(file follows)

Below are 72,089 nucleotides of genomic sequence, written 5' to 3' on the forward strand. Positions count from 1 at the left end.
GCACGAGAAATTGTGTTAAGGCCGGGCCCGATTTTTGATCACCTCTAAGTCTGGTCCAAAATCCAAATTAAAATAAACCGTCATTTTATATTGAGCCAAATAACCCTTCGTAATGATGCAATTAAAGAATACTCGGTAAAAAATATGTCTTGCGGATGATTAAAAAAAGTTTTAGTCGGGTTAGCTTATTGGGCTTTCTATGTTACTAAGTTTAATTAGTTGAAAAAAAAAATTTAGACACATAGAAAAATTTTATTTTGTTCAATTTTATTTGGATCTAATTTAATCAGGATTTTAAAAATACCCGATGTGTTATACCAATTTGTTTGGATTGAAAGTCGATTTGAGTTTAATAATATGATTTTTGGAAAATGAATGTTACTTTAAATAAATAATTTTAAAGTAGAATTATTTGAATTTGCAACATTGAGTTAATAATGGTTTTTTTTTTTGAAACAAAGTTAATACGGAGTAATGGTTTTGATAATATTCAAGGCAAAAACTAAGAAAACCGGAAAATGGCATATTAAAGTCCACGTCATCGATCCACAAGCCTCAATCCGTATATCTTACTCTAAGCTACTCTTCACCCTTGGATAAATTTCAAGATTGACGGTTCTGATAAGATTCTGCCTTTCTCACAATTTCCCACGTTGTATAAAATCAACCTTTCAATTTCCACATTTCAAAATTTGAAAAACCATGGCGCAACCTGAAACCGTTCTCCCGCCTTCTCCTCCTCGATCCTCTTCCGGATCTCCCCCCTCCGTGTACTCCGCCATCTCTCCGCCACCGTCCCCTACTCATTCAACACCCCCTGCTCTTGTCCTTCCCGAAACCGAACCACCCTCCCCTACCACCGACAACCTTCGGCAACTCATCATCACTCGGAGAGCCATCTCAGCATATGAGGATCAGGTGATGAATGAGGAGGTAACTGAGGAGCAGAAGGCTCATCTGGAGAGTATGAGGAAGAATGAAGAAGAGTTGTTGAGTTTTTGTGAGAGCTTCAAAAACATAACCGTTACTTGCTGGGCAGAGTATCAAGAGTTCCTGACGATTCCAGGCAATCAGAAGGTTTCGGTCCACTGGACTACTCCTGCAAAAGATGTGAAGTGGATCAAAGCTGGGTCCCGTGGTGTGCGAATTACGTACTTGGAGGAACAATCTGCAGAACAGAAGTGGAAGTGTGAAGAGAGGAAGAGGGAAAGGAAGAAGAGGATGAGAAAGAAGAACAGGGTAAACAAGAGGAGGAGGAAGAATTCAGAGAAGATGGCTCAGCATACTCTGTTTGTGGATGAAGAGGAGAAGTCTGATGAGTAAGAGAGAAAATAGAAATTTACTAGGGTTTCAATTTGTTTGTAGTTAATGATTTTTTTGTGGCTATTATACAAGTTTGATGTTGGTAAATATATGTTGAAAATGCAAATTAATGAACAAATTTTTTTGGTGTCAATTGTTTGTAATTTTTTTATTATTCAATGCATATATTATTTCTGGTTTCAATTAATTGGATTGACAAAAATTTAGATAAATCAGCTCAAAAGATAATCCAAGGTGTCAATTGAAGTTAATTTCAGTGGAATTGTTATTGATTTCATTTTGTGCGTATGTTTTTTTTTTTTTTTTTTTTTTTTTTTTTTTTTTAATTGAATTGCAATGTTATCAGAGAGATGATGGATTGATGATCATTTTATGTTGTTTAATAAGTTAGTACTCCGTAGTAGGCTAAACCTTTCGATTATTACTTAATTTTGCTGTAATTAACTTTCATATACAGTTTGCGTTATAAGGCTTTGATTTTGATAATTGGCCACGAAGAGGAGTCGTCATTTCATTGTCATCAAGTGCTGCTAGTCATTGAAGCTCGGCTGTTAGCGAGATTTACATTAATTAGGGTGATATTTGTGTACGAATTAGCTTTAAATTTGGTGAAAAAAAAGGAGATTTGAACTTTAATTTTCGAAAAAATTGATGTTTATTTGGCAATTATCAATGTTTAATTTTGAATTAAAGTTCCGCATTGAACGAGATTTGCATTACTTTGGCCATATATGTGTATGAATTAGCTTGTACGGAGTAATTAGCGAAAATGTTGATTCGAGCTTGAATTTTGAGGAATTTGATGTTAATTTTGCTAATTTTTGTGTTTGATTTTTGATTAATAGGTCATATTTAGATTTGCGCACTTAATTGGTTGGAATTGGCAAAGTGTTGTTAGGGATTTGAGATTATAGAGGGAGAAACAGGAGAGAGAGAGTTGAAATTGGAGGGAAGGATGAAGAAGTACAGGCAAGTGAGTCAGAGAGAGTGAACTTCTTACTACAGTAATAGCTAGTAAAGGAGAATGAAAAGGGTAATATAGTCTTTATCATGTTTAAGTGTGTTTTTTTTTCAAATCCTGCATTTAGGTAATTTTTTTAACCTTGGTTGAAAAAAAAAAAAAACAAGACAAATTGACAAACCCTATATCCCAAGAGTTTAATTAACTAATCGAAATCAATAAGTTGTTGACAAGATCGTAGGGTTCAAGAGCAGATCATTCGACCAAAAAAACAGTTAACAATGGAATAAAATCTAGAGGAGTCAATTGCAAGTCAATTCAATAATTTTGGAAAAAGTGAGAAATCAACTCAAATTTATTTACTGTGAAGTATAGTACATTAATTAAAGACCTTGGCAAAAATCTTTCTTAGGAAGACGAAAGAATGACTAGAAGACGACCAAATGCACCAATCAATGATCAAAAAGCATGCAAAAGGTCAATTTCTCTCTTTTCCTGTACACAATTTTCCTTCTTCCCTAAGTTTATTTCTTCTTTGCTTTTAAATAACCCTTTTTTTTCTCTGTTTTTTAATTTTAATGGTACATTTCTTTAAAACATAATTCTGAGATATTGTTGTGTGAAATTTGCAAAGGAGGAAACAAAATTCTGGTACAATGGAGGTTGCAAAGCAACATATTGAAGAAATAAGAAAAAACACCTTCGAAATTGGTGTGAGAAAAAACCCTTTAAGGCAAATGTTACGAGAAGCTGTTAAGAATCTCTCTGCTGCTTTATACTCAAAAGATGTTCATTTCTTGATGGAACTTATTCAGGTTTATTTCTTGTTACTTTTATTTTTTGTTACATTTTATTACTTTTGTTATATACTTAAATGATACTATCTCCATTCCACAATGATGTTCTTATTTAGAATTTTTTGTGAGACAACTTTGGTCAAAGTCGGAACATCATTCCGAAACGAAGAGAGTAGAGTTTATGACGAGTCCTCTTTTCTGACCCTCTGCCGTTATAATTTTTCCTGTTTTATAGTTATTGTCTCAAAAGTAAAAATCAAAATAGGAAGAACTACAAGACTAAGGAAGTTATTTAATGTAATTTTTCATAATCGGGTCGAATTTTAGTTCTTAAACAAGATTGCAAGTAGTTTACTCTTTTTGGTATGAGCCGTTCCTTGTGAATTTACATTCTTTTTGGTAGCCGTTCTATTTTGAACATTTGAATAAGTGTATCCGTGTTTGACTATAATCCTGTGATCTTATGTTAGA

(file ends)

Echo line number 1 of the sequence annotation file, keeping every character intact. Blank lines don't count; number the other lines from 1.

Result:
Below are 72,089 nucleotides of genomic sequence, written 5' to 3' on the forward strand. Positions count from 1 at the left end.